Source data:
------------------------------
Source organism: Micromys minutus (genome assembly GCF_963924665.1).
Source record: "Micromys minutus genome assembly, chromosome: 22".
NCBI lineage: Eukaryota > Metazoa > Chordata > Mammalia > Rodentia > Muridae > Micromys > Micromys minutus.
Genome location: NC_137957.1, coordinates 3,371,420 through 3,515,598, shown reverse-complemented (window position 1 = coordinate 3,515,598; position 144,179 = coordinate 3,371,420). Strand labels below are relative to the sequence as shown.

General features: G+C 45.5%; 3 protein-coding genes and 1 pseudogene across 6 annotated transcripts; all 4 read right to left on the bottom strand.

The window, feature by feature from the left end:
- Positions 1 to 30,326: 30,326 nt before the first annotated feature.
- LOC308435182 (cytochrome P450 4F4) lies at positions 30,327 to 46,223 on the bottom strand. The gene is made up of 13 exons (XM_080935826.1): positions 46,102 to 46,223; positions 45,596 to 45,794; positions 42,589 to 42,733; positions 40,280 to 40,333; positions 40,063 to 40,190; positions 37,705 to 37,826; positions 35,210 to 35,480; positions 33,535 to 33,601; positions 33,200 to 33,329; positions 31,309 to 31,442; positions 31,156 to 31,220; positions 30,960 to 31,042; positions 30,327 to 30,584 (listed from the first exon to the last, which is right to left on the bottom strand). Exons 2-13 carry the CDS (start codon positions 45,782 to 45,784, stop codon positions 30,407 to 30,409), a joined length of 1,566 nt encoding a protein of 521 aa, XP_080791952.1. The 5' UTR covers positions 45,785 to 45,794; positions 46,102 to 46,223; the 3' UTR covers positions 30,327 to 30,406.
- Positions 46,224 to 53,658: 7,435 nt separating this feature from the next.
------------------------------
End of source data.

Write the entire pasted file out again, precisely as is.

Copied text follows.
Source organism: Micromys minutus (genome assembly GCF_963924665.1).
Source record: "Micromys minutus genome assembly, chromosome: 22".
NCBI lineage: Eukaryota > Metazoa > Chordata > Mammalia > Rodentia > Muridae > Micromys > Micromys minutus.
Genome location: NC_137957.1, coordinates 3,371,420 through 3,515,598, shown reverse-complemented (window position 1 = coordinate 3,515,598; position 144,179 = coordinate 3,371,420). Strand labels below are relative to the sequence as shown.

General features: G+C 45.5%; 3 protein-coding genes and 1 pseudogene across 6 annotated transcripts; all 4 read right to left on the bottom strand.

The window, feature by feature from the left end:
- Positions 1 to 30,326: 30,326 nt before the first annotated feature.
- LOC308435182 (cytochrome P450 4F4) lies at positions 30,327 to 46,223 on the bottom strand. The gene is made up of 13 exons (XM_080935826.1): positions 46,102 to 46,223; positions 45,596 to 45,794; positions 42,589 to 42,733; positions 40,280 to 40,333; positions 40,063 to 40,190; positions 37,705 to 37,826; positions 35,210 to 35,480; positions 33,535 to 33,601; positions 33,200 to 33,329; positions 31,309 to 31,442; positions 31,156 to 31,220; positions 30,960 to 31,042; positions 30,327 to 30,584 (listed from the first exon to the last, which is right to left on the bottom strand). Exons 2-13 carry the CDS (start codon positions 45,782 to 45,784, stop codon positions 30,407 to 30,409), a joined length of 1,566 nt encoding a protein of 521 aa, XP_080791952.1. The 5' UTR covers positions 45,785 to 45,794; positions 46,102 to 46,223; the 3' UTR covers positions 30,327 to 30,406.
- Positions 46,224 to 53,658: 7,435 nt separating this feature from the next.